The chalkboard is dead: reseachers
Professors say that anti-technology teachers are bad for tech-savvy students
Macleans.ca staff | Aug 31, 2007 |
This weekend students across the country are making the move to their new dorm rooms and basements suites in anticipation of the first day of class. And considering the wide array of high-tech information devices—from the internet to cell phones—some researchers are asking if it necessary for students to migrate to physical classrooms at all.
This generation of students, who are accustomed to leading digital lives, may be suffering in classrooms ruled by traditional professors. Researchers say defenders of lecture-based orthodoxy, wielding overhead projectors and reciting from dog-eared history textbooks that climax with Paul Martin's run for 24 Sussex Drive, could be a bad match for students weaned on collaborative learning and high-tech devices.
"It's not about using technology for technology's sake. It's allowing students to access the right information because of the information explosion," says Mohamed Ally, director of the Centre for Computing and Information Systems at Athabasca University, Alberta's distance-learning pioneer. Ally is among a group of researchers across Canada looking at how to overhaul a method of teaching that, in some ways, has not fundamentally advanced in hundreds of years.
"It's pre-Gutenberg," says Don Tapscott, author of bestsellers such as "Wikinomics," laughing as he recalls the assessment he heard from a university president. "It's a prof working from handwritten notes. The students are all writing it down and the prof is writing on a blackboard. The assumption of the printing press is not even a fundamental part of the learning paradigm."
"There's a huge generational clash that's happening in the universities and schools," said Tapscott. Students, he suggests, forced to line up at the photocopier to run off reams of paper, wonder why the professor just doesn't set up links to websites containing the material. "The entire model of pedagogy is wrong for young people," he said.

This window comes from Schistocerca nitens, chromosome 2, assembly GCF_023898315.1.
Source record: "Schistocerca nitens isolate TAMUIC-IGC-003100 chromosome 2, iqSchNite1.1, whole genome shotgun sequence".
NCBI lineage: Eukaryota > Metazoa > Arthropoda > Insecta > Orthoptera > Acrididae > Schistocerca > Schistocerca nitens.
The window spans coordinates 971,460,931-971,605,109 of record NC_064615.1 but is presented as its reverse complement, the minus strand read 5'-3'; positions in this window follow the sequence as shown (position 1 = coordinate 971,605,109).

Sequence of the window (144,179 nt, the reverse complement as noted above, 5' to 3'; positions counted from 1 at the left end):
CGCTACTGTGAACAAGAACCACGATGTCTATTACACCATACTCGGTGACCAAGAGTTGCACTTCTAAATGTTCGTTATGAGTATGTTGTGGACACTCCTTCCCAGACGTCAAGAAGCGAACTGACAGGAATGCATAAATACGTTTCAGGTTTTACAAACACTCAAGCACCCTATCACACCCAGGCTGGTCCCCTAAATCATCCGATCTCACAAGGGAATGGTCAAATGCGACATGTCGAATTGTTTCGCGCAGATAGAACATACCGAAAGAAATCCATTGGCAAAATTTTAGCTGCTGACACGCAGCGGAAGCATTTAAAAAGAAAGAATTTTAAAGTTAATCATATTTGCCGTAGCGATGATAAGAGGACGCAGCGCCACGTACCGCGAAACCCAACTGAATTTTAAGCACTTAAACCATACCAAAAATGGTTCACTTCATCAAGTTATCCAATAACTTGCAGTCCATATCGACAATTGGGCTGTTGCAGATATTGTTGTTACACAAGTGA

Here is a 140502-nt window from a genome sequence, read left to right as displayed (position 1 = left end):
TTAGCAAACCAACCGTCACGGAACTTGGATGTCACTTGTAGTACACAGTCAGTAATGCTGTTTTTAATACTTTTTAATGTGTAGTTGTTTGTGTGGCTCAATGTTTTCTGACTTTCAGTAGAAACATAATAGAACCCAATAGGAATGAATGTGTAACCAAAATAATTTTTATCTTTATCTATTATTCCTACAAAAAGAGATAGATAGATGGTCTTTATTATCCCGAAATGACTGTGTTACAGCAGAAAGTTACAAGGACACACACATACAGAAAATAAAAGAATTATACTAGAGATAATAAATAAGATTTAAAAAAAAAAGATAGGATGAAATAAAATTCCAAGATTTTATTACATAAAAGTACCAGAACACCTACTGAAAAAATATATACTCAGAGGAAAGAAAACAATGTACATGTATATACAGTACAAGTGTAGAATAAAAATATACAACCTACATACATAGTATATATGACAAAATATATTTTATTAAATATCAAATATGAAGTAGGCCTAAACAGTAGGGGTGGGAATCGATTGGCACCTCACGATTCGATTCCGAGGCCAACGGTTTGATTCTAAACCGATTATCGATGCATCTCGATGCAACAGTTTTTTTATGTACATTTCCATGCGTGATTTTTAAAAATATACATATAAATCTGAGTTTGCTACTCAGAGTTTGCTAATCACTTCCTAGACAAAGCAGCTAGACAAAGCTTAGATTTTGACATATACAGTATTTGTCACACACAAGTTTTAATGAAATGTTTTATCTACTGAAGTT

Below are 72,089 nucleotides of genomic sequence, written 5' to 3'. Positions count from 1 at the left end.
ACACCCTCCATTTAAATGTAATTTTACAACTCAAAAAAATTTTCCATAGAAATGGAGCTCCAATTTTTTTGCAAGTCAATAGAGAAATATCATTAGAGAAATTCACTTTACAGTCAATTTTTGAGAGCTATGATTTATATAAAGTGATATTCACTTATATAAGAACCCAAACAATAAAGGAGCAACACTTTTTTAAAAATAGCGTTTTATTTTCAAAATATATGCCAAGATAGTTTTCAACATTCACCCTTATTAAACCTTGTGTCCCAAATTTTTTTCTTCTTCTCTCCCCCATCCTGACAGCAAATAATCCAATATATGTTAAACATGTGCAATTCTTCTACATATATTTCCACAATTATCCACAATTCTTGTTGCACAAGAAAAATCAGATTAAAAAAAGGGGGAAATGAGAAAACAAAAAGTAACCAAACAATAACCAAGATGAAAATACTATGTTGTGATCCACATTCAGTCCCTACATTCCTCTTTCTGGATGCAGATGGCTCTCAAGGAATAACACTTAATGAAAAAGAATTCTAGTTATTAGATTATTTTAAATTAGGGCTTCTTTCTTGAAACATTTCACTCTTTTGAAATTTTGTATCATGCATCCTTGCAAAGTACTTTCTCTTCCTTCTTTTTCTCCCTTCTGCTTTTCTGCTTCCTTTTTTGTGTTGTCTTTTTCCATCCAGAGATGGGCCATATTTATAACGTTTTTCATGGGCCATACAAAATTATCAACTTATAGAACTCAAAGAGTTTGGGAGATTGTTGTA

Students who interact on the web, talk to each other digitally to resolve questions, post to the web and blog on the web are going to have problems adapting to sitting, listening, then regurgitating on an exam the words of one person standing at the front of the room, he said.
Ally notes that the sheer speed of information change makes textbooks, such as those in computing, outdated not in years but months. "The read-and-remember and the listen-and-remember is kind of an old paradigm because information is changing at such a fast rate," said Ally.
He said the marriage of distance learning at institutions like Athabasca University with technology means the future is limited only by the imagination.
Consider, he says, a future where students could take courses from institutions in other countries, software would react to a student's strengths and weaknesses, and teachers don't have to be in the classroom.
Ally is helping to pioneer delivering course work tailored for mobile use on PDAs, iPhones, iPods and the like. The goal is to free a student from the classroom. A student will be able to complete their course work while travelling the world or just sitting in an airport. "They will do their reading on the mobile device, and in some cases they can actually take test questions and get immediate feedback."
Tapscott knows how he thinks the future should look: "Every kid has a laptop. They're clustered into groups. It's self-based interactive, student-focused, collaborative learning."
If so, then the future appears to be now at a pilot project beginning this year at Edmonton's St. Mary Elementary School. About 100 Grade 5 and 6 students in four classes will be equipped with tablet PCs. With those detachable screens, they will be free to move about the wireless facility, doing homework or researching on the web in, say, the gym or library. Should learning stop because there's a system crash, IT staff are on site to get the students back online. In the classroom, their desks are arranged in clusters to foster peer-to-peer and group problem-solving through a variety of tools like Smart Boards and LCD screens.
"We're not trying to get the technology to replace everything. We want it to be as an additional resource that helps student learning," said Joe Estephan, the teacher of the tablet PC Grade 6ers.